Priority Acquisitions LLC v. Medallion Gold Inc. et al

Filing 15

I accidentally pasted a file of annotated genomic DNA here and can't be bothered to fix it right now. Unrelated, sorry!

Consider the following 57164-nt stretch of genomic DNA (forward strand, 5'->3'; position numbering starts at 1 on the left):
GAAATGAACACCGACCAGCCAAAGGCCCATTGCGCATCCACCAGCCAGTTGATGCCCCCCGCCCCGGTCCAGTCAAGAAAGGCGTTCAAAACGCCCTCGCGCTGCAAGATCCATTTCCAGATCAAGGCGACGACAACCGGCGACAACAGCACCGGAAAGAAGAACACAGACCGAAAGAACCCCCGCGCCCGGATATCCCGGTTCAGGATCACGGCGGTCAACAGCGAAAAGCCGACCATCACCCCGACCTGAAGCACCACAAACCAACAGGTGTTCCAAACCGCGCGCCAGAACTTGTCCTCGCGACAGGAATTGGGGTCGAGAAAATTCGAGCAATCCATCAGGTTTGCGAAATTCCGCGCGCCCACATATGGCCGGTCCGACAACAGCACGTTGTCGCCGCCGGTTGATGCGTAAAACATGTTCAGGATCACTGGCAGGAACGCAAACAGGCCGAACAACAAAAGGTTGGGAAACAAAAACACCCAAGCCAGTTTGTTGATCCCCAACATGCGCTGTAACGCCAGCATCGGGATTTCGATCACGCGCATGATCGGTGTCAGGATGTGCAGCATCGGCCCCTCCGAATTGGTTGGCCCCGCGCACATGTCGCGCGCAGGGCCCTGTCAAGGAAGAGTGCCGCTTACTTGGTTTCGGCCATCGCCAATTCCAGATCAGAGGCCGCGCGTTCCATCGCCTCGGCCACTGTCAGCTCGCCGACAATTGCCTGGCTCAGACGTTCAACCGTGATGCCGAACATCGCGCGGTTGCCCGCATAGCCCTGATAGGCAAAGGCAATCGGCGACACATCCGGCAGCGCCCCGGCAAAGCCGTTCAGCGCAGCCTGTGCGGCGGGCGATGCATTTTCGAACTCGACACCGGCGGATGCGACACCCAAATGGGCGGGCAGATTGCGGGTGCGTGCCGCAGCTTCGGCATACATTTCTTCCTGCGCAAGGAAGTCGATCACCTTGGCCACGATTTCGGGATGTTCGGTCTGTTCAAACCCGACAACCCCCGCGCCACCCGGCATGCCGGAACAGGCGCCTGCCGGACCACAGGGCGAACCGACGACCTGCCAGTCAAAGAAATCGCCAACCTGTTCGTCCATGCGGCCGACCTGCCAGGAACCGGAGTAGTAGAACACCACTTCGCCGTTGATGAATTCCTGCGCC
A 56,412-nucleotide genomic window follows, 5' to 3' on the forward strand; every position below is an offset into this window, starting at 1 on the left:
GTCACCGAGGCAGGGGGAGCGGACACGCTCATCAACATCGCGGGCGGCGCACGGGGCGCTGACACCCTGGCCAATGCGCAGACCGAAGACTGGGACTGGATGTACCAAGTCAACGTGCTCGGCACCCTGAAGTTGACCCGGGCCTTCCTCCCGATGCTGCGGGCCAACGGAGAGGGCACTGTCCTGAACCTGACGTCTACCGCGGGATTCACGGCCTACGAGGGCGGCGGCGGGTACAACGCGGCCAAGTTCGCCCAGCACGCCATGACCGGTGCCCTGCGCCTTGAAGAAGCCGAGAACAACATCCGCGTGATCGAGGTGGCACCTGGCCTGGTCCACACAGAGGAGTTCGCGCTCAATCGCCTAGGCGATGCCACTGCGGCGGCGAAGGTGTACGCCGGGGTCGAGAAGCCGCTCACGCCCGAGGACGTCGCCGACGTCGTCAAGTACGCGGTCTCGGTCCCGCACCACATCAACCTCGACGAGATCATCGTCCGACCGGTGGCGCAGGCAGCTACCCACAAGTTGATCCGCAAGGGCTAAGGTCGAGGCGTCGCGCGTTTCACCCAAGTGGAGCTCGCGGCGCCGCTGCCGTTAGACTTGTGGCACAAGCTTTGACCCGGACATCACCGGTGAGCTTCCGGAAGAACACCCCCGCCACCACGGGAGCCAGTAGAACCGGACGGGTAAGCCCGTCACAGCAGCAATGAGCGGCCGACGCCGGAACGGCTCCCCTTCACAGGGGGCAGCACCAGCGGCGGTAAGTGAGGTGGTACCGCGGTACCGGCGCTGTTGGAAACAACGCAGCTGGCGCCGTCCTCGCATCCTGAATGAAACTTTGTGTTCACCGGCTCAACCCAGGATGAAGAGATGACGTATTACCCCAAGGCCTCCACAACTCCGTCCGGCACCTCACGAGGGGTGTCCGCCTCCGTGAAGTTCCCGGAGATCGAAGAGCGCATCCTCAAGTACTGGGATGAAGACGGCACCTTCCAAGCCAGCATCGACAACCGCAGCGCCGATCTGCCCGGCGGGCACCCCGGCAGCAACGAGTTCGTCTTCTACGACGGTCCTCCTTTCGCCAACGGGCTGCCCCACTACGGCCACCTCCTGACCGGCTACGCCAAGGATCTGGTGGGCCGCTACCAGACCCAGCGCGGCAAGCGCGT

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1 2 3 4 UNITED STATES DISTRICT COURT 5 NORTHERN DISTRICT OF CALIFORNIA 6 7 PRIORITY ACQUISITIONS LLC, Plaintiff, 8 v. 9 10 MEDALLION GOLD INC, et al., ORDER DENYING PLAINTIFF'S EX PARTE APPLICATION FOR TEMPORARY RESTRAINING ORDER Re: Dkt. No. 10 Defendants. 11 United States District Court Northern District of California Case No. 24-cv-01793-HSG 12 13 14 I. LEGAL STANDARD Under Federal Rule of Civil Procedure 65, a temporary restraining order may enjoin 15 conduct pending a hearing on a preliminary injunction. See Fed. R. Civ. P. 65(b). The standard 16 for issuing a temporary restraining order and issuing a preliminary injunction are substantially 17 identical. See Stuhlbarg Int'l Sales Co., Inc. v. John D. Brush & Co., 240 F.3d 832, 839, n.7 (9th 18 Cir. 2001). A plaintiff seeking preliminary relief must establish: (1) that it is likely to succeed on 19 the merits; (2) that it is likely to suffer irreparable harm in the absence of preliminary relief; (3) 20 that the balance of equities tips in its favor; and (4) that an injunction is in the public interest. See 21 Winter v. Nat. Res. Def. Council, 555 U.S. 7, 20 (2008). Preliminary relief is “an extraordinary 22 remedy that may only be awarded upon a clear showing that the plaintiff is entitled to such relief.” 23 Id. at 22. A court must find that “a certain threshold showing” is made on each of the four required 24 elements. Leiva-Perez v. Holder, 640 F.3d 962, 966 (9th Cir. 2011). Under the Ninth Circuit's 25 sliding scale approach, a preliminary injunction may issue if there are “serious questions going to 26 the merits” if “a hardship balance [also] tips sharply towards the [movant],” and “so long as the 27 [movant] also shows that there is a likelihood of irreparable injury and that the injunction is in the 28 public interest.” All. for the Wild Rockies v. Cottrell, 632 F.3d 1127, 1135 (9th Cir. 2011). II. 1 DISCUSSION Plaintiff acknowledges that a Notice of Default was recorded on the property at issue on 2 September 12, 2023, over five months ago. Dkt. No. 10-3 at ¶ 8. A Notice of Trustee’s Sale was 3 recorded on the property on February 27, 2024, nearly a month ago. Id. at ¶ 9. And Plaintiff filed 4 this case on Friday, March 22, 2024, but waited until March 25—less than one business day before 5 the scheduled sale—to file its TRO application. Dkt. Nos. 1, 10. Plaintiff’s counsel did not give 6 any Defendant notice of its intention to seek this TRO until barely over 24 hours before the sale is 7 scheduled to occur. Dkt. No. 10-2 at ¶¶ 2-3.1 Counsel provides no explanation whatsoever for 8 this timeline, and the Court finds this conduct at a minimum to be unreasonable and unfair to 9 Defendants. There is no reason given as to why this issue could not have been raised days, if not 10 weeks or months, earlier to allow Defendants a fair opportunity to substantively respond before 11 United States District Court Northern District of California the sale date, and to allow the Court a reasonable amount of time to consider the application. So 12 the Court finds this manufactured “emergency” far from compelling. 13 The balance of the equities does not favor entry of a TRO under these circumstances. The 14 Court views Plaintiff’s unjustified decision to raise this issue at the eleventh hour to be at best 15 unreasonable, and at worst a bad-faith and manipulative effort to deprive the Defendants and the 16 Court of the time needed to reasonably assess the merits of the request. Moreover, unlike many of 17 the cases of this sort that come before the Court, the movant here does not claim that he lives at 18 19 20 21 the property. See Dkt. No. 10-3. The Musson Declaration says that “Priority Acquisition LLC is, and at all relevant times herein was, the owner” of the property at issue. Dkt. No. 10-3 at ¶ 2. But in the next paragraph of the declaration, Mr. Musson represents that “[o]n or around March 22, 2017, I purchased the Property.” Id. at ¶ 3. Regardless, whether the owner of the property is an 22 entity or an individual, there is no suggestion in the application or supporting declarations that Mr. 23 Musson (or anyone else) lives in the home and is at risk of eviction. So the claims raised in the 24 complaint, if successful, could be remedied by money damages, and do not implicate the type of 25 immediate loss of one’s residence that has been held to constitute a potential irreparable harm. 26 27 28 1 This lack of reasonable response time forced Defendants to file a very cursory opposition around two hours after the TRO application was filed. Dkt. No. 12. 2 1 And the Court also finds that, absent true emergency circumstances not present here, it is not in 2 the public interest to countenance this tactic of delaying the timing of the application to try to 3 force the Court to accept a TRO as a fait accompli, rather than timely seeking relief in a good-faith 4 effort to allow a response and adequate consideration. 5 6 Because Plaintff fails on this record to make a clear showing of entitlement to the extraordinary relief sought, the application for temporary restraining order is DENIED. 7 8 9 10 United States District Court Northern District of California 11 IT IS SO ORDERED. Dated: 3/26/2024 ______________________________________ HAYWOOD S. GILLIAM, JR. United States District Judge 12 13 14 15 16 17 18 19 20 21 22 23 24 25 26 27 28 3

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